Multichannel, cross-channel, omni-channel – new words for old ideas!

fruit pile isolated(by our guest author Wiljo Krechting)

One needs only to click clumsily around the web to stumble upon discussion after discussion over the importance of “multichannel” marketing, as well as its distinction from “cross-“, and “omni-channel” marketing. The greatest distinction I’ve found is that which lies between the various degrees of bullshit that cover this entire topic.

This raises the question, “Well then, why write ANOTHER article about it?”

Answer: I don’t intend to address the distinction between the terms, but rather the stinking bullshit that surrounds them.

The business world is like a big ocean, and marketing is like swimming. Some people see swimming as an activity to be done on the side, or even as a means of travel. Bullshit. Swimming is simply to keep from drowning. So is marketing.

The age of the term “marketing” as it is known today is debatable. Suffice to say, it’s pretty damn old. These new prefixes that have been applied to it: multi, cross and omni, are a new twist of another age-old concept…bullshit.

Here’s why…

“Multichannel” marketing is not new. It’s virtually impossible NOT to market in more than one channel, and has been for decades, if not longer. “Cross-channel” marketing then, is the concept of sharing information between marketing strategies. I don’t believe that using information to its full potential can be considered a good idea, simply because it’s too firmly rooted in COMMON SENSE. Being able to reach customers equally across channels with shared information is the ultimate goal of any business with a will to survive. That goes without saying.

Check the statistics, any of them. It doesn’t matter. Nothing indicates that “cross-channel” marketing has any negative affect on business. The question of whether or not to market across channels is…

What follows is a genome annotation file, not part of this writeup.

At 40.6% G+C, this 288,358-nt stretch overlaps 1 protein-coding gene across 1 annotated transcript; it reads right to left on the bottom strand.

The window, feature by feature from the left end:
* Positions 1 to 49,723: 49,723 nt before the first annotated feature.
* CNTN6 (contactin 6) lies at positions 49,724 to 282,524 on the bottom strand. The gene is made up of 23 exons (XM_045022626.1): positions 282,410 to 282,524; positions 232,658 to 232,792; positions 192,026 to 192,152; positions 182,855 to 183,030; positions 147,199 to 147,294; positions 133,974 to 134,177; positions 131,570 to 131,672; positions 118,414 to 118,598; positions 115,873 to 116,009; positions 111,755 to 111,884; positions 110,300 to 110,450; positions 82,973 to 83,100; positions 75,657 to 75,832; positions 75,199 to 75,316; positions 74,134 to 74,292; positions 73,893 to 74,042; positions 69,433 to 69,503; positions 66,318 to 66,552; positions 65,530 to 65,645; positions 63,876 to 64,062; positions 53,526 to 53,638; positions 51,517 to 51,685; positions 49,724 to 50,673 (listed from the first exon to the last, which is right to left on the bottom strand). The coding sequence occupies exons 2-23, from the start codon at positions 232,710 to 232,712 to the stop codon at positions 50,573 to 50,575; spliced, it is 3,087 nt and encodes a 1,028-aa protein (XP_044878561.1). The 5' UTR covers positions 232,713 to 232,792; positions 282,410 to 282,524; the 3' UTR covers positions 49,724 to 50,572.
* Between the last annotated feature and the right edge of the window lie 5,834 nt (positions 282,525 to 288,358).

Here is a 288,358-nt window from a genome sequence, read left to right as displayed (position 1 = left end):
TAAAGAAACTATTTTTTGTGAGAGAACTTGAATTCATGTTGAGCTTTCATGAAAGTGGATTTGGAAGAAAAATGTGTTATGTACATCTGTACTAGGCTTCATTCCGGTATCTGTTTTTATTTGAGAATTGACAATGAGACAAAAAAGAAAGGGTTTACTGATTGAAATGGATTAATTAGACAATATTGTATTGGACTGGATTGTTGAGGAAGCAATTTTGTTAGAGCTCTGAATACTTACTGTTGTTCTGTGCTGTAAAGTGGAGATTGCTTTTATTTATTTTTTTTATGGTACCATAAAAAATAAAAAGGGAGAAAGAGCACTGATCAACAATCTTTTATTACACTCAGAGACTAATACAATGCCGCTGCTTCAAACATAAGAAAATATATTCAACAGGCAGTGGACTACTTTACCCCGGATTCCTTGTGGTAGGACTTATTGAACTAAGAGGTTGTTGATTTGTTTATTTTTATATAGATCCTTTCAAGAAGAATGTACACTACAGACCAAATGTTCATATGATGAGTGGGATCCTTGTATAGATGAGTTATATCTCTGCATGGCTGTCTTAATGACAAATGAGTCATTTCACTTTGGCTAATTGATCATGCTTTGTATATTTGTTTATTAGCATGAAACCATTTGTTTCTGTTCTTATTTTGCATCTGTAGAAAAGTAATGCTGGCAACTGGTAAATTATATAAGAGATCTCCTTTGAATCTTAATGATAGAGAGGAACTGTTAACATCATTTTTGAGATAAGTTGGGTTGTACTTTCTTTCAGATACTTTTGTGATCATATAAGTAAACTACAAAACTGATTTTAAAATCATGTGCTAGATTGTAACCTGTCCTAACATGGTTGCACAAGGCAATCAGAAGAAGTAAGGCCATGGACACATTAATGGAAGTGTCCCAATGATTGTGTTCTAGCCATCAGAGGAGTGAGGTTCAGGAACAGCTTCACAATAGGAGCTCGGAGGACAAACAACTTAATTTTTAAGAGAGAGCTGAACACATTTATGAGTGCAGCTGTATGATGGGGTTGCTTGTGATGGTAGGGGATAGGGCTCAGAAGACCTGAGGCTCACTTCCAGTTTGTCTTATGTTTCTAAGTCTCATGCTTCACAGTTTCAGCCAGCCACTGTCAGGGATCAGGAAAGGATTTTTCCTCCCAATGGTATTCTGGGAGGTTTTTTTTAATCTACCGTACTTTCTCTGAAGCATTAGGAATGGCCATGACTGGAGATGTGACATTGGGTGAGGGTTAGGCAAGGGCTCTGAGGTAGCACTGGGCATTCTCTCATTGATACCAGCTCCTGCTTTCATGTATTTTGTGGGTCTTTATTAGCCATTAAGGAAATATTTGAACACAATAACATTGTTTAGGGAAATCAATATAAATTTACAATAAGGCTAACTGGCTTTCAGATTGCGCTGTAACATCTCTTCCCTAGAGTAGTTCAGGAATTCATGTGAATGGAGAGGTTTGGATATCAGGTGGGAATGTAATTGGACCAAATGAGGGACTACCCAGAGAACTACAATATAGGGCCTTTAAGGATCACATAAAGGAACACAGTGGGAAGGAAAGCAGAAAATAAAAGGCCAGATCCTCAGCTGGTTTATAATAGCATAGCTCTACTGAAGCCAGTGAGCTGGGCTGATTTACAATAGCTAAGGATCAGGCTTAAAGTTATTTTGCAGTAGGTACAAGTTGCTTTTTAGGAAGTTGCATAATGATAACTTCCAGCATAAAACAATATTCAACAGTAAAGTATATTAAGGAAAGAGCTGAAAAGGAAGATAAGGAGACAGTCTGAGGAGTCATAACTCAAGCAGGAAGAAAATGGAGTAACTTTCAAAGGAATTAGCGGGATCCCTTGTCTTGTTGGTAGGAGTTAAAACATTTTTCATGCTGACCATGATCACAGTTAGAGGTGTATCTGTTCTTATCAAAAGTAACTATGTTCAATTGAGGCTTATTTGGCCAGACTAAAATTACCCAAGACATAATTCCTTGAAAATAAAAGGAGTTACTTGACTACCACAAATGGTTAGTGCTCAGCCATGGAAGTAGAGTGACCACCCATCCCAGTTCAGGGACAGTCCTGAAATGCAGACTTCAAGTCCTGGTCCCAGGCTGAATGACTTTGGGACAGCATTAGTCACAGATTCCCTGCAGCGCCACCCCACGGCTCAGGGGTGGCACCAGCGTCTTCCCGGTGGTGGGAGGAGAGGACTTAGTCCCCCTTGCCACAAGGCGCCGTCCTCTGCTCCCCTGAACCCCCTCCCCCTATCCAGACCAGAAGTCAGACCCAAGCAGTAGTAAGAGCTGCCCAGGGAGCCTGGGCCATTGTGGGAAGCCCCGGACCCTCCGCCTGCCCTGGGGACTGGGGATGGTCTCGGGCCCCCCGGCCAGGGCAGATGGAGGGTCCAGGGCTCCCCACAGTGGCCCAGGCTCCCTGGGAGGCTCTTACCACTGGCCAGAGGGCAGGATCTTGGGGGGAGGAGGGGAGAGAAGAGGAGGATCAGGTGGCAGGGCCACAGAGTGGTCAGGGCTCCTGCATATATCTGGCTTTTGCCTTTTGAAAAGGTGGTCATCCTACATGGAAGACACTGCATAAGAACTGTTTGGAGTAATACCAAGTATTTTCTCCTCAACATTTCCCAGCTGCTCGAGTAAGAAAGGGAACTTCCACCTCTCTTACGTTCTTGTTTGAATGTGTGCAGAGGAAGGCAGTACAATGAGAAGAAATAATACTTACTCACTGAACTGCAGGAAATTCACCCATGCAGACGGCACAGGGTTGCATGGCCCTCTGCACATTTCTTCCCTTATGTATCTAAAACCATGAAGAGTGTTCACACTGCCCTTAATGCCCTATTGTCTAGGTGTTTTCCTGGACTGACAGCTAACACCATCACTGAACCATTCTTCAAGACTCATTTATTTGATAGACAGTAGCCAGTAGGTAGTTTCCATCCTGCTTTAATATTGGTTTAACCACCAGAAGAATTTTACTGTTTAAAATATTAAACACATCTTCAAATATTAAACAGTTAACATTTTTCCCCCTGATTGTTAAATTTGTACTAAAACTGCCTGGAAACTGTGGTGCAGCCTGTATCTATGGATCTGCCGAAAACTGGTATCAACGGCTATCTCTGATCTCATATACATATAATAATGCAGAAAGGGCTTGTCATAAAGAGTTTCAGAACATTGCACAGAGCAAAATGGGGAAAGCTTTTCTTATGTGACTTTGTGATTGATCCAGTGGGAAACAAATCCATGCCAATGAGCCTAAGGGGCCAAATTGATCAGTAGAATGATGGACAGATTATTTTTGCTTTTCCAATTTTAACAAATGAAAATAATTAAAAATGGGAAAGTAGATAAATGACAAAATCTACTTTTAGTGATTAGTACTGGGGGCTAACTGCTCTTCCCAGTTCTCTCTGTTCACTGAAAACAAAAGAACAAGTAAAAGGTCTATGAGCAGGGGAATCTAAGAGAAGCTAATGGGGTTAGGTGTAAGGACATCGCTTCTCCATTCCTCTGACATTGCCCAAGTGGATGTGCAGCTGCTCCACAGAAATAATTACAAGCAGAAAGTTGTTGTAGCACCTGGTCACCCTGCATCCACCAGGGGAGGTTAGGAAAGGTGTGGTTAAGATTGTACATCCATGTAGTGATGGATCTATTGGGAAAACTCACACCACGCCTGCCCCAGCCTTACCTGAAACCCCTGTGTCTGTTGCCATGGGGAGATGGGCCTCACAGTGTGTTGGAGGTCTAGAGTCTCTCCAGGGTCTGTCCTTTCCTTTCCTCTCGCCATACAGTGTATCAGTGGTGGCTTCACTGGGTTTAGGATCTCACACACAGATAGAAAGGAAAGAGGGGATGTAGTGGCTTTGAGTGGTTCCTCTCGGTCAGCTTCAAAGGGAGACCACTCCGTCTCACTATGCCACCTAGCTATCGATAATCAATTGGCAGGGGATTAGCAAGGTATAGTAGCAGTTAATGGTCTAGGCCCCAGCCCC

(wait for it) … bullshit!

The question remains then, “Why isn’t everyone cross-channeling?”

Answer: That question will be answered when you no longer need to ask it.

Not satisfied? Then think of it like this…

We take an ancient word like “marketing” and attach new prefixes to it, in order to try and adapt the word to include all of our wonderful new technologies. The truth is, once we as a society have adapted OURSELVES to these new technologies (once “cross-channel” marketing becomes the norm) it will simply be called “marketing” again. And no one will ask why.

What about “omni-channel”?

This is a somewhat redundant word (or bullshit word, if you prefer) which marketing consultants use, in order to market the word “marketing”. “Omni-channel marketing” is elastic in that it will always include every new channel that becomes available. As the same can also be said of good old “marketing”, I really don’t think we need to have both.

(Image by istockphoto/hoch2wo photo & design)

About the author

Wiljo Krechting is an e-commerce expert and spokesman for the shopware AG. As a manufacturer of highly innovative shop systems, Shopware serves online retailers of all sizes, but has focused on small and medium-sized merchants. With currently more than 10000 customers and 400 partners, shopware AG is one of the most successful manufacturers of shop software in Germany.

8 Responses to Multichannel, cross-channel, omni-channel – new words for old ideas!

  1. Roman says: